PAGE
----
The Third Reich's Insatiable Demand For Labour

Georgia Institute of Technology academic, assistant Professor of modern German history and history of technology, Michael Thad Allen, in his book, The Business of Genocide – The SS, Slave Labor and the Concentration Camps, has focused on the role of foreign workers in the Hitler war effort. [24] Although the primary focus of Allen' study is the role and treatment of concentration camp labour – like that endured by Helena Poprzeczna in and around Auschwitz-Birkenau for nearly two years - the work undertaken outside such camps by nearly all the Poles reaching Wyalkatchem was also crucially important in the Reich's war efforts. Those reaching Wyalkatchem, with the exception of Helena Poprzeczna, were generally PWs or simply press-ganged labourers, who had endured a lapanka, and were then forcibly directed to farming chores, like her husband Jozef who had been dispatched to Lorraine. One of Allen's observations is worth quoting here since it helps put into context the treatment most of Wyalkatchem post-war settlers underwent.

To German management fell the daily task of configuring modern production around these [foreign] labourers in a last-ditch effort to match the Allies tank for tank and plane for plane. Foreign civilians made up the majority of this compulsory labour force. Limited recruitment campaigns for foreign workers had started as early as 1940, but after March 1942 a special “General Plenipotentiary for the Labor Action” began large round-ups of “Eastern Workers” to ship west to German factories. Over 700,000 concentration camp prisoners laboured under the most brutal conditions, and even if they formed only a small part of the overall German war economy, by 1944 hardly a single locale with any factory of note lacked a contingent of prisoners. [25]

It is worth seeing the fate of those who reached Wyalkatchem in light of the decision to launch large round-ups across Poland after March 1942. Although I have been unable to establish the exact date that each of Wyalkatchem's “eastern workers” was press-ganged into working in the Reich it is likely that most, if not all, were caught after March 1942. I know that my father was arrested in March 1942 for no cause while at Koluszki railway station waiting for a train get to Piastow, which is to the west of Warsaw, because he was placed on a Reich-bound train in Czestochowa, where he was interned for a brief period, on the 17 March, his birthday. This suggests he was press-ganged in the first wave of arrests.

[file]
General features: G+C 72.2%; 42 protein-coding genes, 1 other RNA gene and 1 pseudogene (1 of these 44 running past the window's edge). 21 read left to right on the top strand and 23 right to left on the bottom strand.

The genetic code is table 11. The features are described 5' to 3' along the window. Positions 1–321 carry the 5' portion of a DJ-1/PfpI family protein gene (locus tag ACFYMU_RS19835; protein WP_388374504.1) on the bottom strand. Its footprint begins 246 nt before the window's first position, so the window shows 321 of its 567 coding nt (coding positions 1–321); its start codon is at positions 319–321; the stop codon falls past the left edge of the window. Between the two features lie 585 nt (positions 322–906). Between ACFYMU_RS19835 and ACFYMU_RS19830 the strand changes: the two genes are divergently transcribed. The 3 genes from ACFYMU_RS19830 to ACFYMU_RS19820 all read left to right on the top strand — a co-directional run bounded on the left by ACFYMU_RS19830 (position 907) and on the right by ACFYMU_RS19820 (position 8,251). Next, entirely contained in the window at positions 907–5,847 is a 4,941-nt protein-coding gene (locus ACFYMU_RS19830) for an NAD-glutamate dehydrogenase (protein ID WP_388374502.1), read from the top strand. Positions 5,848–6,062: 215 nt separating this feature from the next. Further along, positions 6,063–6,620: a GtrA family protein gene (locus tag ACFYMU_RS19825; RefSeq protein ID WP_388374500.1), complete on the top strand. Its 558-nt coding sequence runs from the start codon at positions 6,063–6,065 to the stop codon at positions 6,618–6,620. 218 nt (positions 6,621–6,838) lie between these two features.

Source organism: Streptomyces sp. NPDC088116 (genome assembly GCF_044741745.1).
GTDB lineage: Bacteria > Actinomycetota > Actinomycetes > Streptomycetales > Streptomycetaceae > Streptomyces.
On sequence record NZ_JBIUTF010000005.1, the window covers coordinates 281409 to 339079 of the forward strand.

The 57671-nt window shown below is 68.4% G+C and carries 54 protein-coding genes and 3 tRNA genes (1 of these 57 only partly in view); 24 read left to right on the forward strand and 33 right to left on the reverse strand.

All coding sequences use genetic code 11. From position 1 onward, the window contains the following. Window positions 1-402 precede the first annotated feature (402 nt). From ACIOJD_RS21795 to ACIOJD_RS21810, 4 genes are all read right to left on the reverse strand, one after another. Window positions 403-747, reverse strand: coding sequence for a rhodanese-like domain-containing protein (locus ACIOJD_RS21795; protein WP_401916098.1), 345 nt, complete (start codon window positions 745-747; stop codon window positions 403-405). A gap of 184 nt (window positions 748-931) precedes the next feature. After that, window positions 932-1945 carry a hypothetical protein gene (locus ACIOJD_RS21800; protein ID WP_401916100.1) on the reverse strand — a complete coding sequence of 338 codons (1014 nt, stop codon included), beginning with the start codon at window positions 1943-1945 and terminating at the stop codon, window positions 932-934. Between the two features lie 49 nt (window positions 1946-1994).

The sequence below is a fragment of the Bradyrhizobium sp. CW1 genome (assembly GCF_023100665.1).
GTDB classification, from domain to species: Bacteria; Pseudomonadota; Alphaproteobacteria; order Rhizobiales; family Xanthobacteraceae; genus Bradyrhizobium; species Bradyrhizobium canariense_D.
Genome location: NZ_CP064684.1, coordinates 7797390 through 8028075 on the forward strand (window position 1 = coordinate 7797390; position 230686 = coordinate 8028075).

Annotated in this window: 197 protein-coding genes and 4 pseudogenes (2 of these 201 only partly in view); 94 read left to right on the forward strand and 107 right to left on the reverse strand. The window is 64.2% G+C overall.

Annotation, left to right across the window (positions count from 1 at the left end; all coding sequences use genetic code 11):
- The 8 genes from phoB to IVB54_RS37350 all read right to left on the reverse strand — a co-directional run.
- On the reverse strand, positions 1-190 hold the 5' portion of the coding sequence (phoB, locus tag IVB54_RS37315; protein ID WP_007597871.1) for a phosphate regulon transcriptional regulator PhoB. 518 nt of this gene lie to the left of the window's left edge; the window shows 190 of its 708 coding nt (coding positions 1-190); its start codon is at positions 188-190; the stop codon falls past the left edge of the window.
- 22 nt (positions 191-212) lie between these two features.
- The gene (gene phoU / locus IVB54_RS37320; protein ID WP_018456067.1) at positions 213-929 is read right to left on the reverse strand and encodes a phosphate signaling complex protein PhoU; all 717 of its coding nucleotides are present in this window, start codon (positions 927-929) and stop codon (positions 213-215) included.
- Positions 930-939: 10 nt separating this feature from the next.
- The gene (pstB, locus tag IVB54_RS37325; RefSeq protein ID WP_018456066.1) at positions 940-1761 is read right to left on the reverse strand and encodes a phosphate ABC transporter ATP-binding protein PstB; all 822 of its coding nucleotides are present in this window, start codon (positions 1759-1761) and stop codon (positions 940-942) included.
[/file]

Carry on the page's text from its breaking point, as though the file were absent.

The Ships That Brought Them to Fremantle

TheE information about individual ships identified in this section has been largely obtained from leading Australian maritime historian Peter Plowman's classic, Emigrant Ships to Luxury Liners: Passenger Ships to Australia and New Zealand, 1945-1990, which was published by the New South Wales University Press in 1992. This book not only carries quite detailed historical descriptions of each ship but also photographs of most of them so is worth consulting, especially if one wishes to be reminded what the ship one arrived in Australia looked like. If not all, then most of these ships have now been broken up for scrap so can never be seen.

Anna Salen [26]